Have you ever watched a publishing trend spring up that was exactly what you like to read or write? Ever had one die before you were done with it? What formerly-popular genres do you wish you could find more of? And what are your thoughts on the future of YA dystopia?

The Ubiquitous Love Triangle

I’ve been feeling strangely nonplussed by the romance subplots in most of what I’ve been reading lately, and for the longest time, I couldn’t figure out why. It’s not that I’m an unromantic person. I love a good intense love story. And it’s not that the books I’ve been reading have been bad – far from it. (The Hunger Games is a perfect example. I loved those books. But the romance aspect… that part did nothing for me.) So what’s going on? Why haven’t I been able to get invested in these relationships?

It took a while, but I finally figured out what the problem is.

I just don’t like love triangles.

I’m not saying books that involve love triangles are bad, and I’m not discounting the possibility that I might write a love triangle someday if it suits the story. But in general, it’s just not a concept that does anything for me. Part of it is that a lot of books have the heroine choosing the mysterious alpha-type when I’m usually rooting for the sweet best friend… but mostly it’s the triangle itself.

What I like is a romance subplot where the main character has one person they’re drawn to above all others, one clear choice. I like soulmate relationships. I want these characters to feel differently about each other than they do about anyone else, to have a connection that nothing else can match. Those are the relationships that draw me in; they’re the ones that have me tensing up as I turn the pages when it looks like they’ll never be able to be together, the ones that can make me forget that a happy ending is all but assured as I read faster to find out whether everything will work out against all odds, the ones that have me bouncing in excitement when the final obstacles are overcome.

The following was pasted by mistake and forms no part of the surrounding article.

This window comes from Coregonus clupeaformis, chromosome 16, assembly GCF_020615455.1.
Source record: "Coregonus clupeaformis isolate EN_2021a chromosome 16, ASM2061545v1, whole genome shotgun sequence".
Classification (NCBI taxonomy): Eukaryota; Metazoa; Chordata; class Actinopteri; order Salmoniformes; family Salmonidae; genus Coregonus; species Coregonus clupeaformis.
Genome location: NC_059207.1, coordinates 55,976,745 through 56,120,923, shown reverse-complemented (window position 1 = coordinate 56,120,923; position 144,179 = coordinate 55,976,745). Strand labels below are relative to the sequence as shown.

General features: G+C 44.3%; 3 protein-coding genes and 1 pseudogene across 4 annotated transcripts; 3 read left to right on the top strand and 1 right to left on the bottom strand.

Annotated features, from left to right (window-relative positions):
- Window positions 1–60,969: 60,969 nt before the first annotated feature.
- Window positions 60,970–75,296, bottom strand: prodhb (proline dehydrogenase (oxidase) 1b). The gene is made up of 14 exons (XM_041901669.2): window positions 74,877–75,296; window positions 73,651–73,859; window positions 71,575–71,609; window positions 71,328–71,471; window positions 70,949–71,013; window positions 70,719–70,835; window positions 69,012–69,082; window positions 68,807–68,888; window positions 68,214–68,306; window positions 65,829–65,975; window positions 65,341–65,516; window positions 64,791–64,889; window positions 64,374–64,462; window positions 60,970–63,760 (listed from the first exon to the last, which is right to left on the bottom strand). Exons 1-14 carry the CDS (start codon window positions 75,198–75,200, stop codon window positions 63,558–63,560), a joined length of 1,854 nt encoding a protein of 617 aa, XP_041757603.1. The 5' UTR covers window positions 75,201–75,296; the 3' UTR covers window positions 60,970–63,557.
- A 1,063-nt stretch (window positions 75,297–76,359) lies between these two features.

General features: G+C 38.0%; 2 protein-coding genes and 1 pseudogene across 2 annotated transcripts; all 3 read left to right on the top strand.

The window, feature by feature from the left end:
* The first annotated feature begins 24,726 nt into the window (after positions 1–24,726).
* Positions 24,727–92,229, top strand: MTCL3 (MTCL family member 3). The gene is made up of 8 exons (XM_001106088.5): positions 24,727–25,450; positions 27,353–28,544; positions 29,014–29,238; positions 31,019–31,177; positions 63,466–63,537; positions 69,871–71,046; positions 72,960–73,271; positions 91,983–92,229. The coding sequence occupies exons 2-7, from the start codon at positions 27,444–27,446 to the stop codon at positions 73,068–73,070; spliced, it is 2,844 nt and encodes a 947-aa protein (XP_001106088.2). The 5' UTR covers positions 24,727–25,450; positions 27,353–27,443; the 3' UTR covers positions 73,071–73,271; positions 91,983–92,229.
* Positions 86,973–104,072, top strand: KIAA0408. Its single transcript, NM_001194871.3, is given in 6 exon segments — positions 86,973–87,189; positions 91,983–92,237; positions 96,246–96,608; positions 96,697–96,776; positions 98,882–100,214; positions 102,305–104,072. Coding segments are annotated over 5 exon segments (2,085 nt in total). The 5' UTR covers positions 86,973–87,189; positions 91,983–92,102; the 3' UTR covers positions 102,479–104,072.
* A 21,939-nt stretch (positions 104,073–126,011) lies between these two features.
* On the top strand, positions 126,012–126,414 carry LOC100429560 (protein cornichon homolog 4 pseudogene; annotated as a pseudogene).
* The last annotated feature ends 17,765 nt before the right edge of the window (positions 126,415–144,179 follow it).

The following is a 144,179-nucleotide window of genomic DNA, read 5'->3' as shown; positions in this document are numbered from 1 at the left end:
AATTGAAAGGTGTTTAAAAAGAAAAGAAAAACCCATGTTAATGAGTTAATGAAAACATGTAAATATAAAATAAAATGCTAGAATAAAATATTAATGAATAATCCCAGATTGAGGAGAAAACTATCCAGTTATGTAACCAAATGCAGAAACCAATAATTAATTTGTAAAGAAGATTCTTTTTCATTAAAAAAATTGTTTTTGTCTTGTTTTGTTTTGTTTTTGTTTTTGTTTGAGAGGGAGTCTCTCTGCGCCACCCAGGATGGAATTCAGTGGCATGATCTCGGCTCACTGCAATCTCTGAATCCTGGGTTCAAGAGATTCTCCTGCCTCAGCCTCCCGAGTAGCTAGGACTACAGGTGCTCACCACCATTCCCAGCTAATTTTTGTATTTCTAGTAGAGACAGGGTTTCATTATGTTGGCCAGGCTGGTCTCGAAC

When there’s more than one prospect – when the main character could conceivably have that sort of connection with a couple of different people, and could turn away from a connection like that because she likes somebody else better – the romance loses its magic for me. How can they be soulmates if it’s possible for her to choose somebody else? I know that’s not necessarily how it works in real life, but it’s how I prefer my fictional relationships – and after all, it’s not like you always have two guys fighting over you in real life, either.

I mentioned The Hunger Games as an example of a book that I loved, but that didn’t have a romance I was invested in. Granted, romance is a very minor part of The Hunger Games – but I suspect that if it hadn’t involved a love triangle, I would have felt a lot more strongly about that aspect of the trilogy. I could easily see myself getting wrapped up in the relationship between Katniss and Gale, or between Katniss and Peeta. But when she has feelings for both of them? The magic is gone.

In contrast, the romance in Delirium, by Lauren Oliver, drew me in a lot more than I thought it would. I didn’t expect it to, since I hadn’t been having much luck with love stories, especially in YA. I mainly picked up Delirium because I was snapping up every dystopia I could find. But I found myself believing in the romance much more than I thought I would, and rooting for the main characters to not only escape the tyranny of their dystopian world, but for them to be together. I didn’t make the connection at the time, but Delirium, unlike the majority of YA out there these days, didn’t involve a love triangle.

The love triangle is a staple these days – mainly in YA, but in other books as well. And I don’t think it’s going to stop being popular anytime soon. But knowing that I don’t like them, and knowing why, may make it possible for me to enjoy those books more. If the romance subplot does nothing for me, I’ll know it’s not because of the way the characters are written or because there’s something wrong with the book; it’s just because love triangles don’t enthrall me the way soulmate relationships do. I can thoroughly enjoy the rest of the book, accept that the romance subplot probably isn’t going to interest me, and move on. And if a book looks like the main plot will be centered around a love triangle, I can pass it by, knowing it’s probably not my thing.

It’s not a bad thing that authors are writing love triangles, after all. A lot of people like them. (Clearly, or they wouldn’t be so popular.) They’re just not for me.

What kind of romance do you prefer in the books you read? Love triangles? Soulmates? Star-crossed lovers? No love story at all? What do you think of the current ubiquity of love triangles in YA – do you love them, or are you ready for something different?

Tear It Down

The reason there’s practically nothing here at the moment is because I decided to get rid of it all and start fresh. That isn’t as momentous as it sounds; there were only a handful of posts here to begin with, scattered over a period of months. I lost inspiration for blogging after internet gremlins ate my previous blog (which had more than a handful of posts in it), and besides that, talking about writing was… problematic, which I’ll get to.

So I wasn’t updating with any kind of regularity to begin with, and then I wandered away from the whole thing for a couple of years.